rhohat.lpp: Nonparametric Estimate of Intensity as Function of a...

Description Usage Arguments Details Value Smooth estimates Monotone estimates Author(s) References See Also Examples

Description

Computes a nonparametric estimate of the intensity of a point process on a linear network, as a function of a (continuous) spatial covariate.

Usage

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## S3 method for class 'lpp'
rhohat(object, covariate, ...,
       weights=NULL,
       method=c("ratio", "reweight", "transform"),
       horvitz=FALSE,
       smoother=c("kernel", "local", "decreasing", "increasing", "piecewise"),
       subset=NULL, 
       nd=1000, eps=NULL, random=TRUE, 
       n = 512, bw = "nrd0", adjust=1, from = NULL, to = NULL,
       bwref=bw,
       covname, confidence=0.95, positiveCI, breaks=NULL)

## S3 method for class 'lppm'
rhohat(object, covariate, ...,
       weights=NULL,
       method=c("ratio", "reweight", "transform"),
       horvitz=FALSE,
       smoother=c("kernel", "local", "decreasing", "increasing", "piecewise"),
       subset=NULL, 
       nd=1000, eps=NULL, random=TRUE, 
       n = 512, bw = "nrd0", adjust=1, from = NULL, to = NULL,
       bwref=bw,
       covname, confidence=0.95, positiveCI, breaks=NULL)

Arguments

object

A point pattern on a linear network (object of class "lpp"), or a fitted point process model on a linear network (object of class "lppm").

covariate

Either a function(x,y) or a pixel image (object of class "im" or "linim") providing the values of the covariate at any location. Alternatively one of the strings "x" or "y" signifying the Cartesian coordinates.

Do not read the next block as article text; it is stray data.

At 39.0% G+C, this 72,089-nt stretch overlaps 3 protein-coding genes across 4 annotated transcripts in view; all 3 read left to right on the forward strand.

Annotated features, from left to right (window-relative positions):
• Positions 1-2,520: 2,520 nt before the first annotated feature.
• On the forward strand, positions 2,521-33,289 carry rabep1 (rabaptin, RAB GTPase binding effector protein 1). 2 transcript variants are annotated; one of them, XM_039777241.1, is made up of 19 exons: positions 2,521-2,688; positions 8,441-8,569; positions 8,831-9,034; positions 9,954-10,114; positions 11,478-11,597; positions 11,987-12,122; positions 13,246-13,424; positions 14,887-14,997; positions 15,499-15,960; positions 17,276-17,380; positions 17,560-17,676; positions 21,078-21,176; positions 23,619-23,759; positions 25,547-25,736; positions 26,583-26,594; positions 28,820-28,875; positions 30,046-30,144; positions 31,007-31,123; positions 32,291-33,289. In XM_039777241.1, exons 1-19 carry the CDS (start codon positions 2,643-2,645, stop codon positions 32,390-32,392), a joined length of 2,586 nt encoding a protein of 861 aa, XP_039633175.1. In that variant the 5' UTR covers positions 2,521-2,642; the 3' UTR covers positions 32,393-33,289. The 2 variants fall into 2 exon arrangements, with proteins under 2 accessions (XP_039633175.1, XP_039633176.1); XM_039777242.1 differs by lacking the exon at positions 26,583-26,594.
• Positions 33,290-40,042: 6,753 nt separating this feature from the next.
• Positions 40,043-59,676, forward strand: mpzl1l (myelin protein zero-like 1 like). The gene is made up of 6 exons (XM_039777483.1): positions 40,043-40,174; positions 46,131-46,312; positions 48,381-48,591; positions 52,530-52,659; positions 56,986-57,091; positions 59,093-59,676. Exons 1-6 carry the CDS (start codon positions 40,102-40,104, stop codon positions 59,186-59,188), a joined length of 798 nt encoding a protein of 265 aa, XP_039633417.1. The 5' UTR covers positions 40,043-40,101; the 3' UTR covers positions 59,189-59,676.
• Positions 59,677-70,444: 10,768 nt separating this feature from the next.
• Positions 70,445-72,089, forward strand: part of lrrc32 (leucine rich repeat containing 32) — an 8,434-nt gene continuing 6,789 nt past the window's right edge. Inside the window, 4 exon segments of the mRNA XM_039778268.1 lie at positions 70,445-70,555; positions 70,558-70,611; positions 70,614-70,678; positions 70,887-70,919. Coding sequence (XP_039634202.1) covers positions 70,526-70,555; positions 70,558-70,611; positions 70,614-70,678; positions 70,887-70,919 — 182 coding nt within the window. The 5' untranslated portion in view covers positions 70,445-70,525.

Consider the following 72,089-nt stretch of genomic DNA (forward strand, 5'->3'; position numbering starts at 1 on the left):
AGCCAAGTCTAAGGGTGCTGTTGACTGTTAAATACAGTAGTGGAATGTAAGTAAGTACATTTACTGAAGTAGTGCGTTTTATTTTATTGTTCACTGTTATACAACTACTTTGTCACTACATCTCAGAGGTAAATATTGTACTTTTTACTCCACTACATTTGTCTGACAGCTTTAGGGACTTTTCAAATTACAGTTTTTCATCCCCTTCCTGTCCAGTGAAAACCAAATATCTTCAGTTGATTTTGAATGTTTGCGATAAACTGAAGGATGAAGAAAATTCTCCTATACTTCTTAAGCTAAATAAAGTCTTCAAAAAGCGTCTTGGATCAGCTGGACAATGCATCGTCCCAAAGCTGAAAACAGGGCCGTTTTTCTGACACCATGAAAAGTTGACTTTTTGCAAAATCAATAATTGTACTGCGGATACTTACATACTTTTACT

weights

Optional weights attached to the data points. Either a numeric vector of weights for each data point, or a pixel image (object of class "im") or a function(x,y) providing the weights.

method

Character string determining the smoothing method. See Details.

horvitz

Logical value indicating whether to use Horvitz-Thompson weights. See Details.

smoother

Character string determining the smoothing algorithm. See Details.

subset

Optional. A spatial window (object of class "owin") specifying a subset of the data, from which the estimate should be calculated.

eps,nd,random

Arguments controlling the pixel resolution at which the covariate will be evaluated. See Details.

bw

Smoothing bandwidth or bandwidth rule (passed to density.default).

adjust

Smoothing bandwidth adjustment factor (passed to density.default).

n, from, to

Arguments passed to density.default to control the number and range of values at which the function will be estimated.

bwref

Optional. An alternative value of bw to use when smoothing the reference density (the density of the covariate values observed at all locations in the window).

...

Additional arguments passed to density.default or locfit::locfit.